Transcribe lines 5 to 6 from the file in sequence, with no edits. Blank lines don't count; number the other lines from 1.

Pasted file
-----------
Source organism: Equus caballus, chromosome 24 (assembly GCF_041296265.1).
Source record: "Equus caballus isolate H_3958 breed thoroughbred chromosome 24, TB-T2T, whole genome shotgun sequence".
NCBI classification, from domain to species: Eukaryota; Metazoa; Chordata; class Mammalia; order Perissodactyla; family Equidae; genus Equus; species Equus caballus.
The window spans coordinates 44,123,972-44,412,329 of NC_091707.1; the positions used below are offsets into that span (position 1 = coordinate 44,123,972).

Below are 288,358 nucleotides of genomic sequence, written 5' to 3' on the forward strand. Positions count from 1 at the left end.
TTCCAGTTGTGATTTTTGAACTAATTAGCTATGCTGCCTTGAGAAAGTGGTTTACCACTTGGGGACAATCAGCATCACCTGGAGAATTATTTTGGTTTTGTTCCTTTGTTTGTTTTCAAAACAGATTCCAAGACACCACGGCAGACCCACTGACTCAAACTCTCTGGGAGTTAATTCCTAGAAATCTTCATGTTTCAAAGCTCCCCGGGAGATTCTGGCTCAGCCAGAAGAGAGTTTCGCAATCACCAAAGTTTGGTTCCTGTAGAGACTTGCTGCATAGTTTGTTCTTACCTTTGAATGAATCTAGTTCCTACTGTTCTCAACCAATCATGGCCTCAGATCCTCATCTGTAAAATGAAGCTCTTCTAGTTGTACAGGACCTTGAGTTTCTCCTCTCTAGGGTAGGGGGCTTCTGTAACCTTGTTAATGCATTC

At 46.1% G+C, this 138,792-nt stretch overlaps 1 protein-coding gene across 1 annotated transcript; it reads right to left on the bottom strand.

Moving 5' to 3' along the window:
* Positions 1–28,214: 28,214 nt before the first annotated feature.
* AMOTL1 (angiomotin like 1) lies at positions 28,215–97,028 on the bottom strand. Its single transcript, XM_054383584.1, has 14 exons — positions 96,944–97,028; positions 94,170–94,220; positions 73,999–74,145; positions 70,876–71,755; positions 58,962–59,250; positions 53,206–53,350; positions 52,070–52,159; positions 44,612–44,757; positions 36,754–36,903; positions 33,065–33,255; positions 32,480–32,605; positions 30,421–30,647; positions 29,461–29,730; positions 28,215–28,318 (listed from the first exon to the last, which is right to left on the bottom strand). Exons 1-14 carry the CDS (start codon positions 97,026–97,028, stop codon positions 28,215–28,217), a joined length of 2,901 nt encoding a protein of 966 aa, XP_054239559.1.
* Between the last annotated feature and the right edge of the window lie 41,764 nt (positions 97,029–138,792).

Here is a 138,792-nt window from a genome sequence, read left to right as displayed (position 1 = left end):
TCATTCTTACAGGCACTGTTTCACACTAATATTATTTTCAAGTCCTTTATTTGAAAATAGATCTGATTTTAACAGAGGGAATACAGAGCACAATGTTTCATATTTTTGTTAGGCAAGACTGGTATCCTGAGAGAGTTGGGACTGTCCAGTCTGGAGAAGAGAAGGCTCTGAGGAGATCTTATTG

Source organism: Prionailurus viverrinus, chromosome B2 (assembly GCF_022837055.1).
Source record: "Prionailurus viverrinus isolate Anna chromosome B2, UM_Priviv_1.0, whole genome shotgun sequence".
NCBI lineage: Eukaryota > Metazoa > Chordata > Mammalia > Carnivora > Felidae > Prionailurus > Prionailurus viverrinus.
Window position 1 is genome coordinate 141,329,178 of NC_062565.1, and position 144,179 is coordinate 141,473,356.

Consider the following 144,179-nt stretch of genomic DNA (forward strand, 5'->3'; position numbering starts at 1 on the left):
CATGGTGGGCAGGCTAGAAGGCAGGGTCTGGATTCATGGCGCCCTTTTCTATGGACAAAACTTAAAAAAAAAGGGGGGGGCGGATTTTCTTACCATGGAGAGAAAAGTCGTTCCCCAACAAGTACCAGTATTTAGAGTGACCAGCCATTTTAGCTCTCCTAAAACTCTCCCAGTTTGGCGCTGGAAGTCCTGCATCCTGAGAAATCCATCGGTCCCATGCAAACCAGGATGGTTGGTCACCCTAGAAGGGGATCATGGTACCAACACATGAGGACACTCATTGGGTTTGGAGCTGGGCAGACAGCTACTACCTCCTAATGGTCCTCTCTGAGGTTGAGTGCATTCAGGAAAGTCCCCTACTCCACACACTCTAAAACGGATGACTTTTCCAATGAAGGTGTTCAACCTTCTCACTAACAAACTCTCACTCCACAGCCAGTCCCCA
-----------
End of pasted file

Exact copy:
Below are 288,358 nucleotides of genomic sequence, written 5' to 3' on the forward strand. Positions count from 1 at the left end.
TTCCAGTTGTGATTTTTGAACTAATTAGCTATGCTGCCTTGAGAAAGTGGTTTACCACTTGGGGACAATCAGCATCACCTGGAGAATTATTTTGGTTTTGTTCCTTTGTTTGTTTTCAAAACAGATTCCAAGACACCACGGCAGACCCACTGACTCAAACTCTCTGGGAGTTAATTCCTAGAAATCTTCATGTTTCAAAGCTCCCCGGGAGATTCTGGCTCAGCCAGAAGAGAGTTTCGCAATCACCAAAGTTTGGTTCCTGTAGAGACTTGCTGCATAGTTTGTTCTTACCTTTGAATGAATCTAGTTCCTACTGTTCTCAACCAATCATGGCCTCAGATCCTCATCTGTAAAATGAAGCTCTTCTAGTTGTACAGGACCTTGAGTTTCTCCTCTCTAGGGTAGGGGGCTTCTGTAACCTTGTTAATGCATTC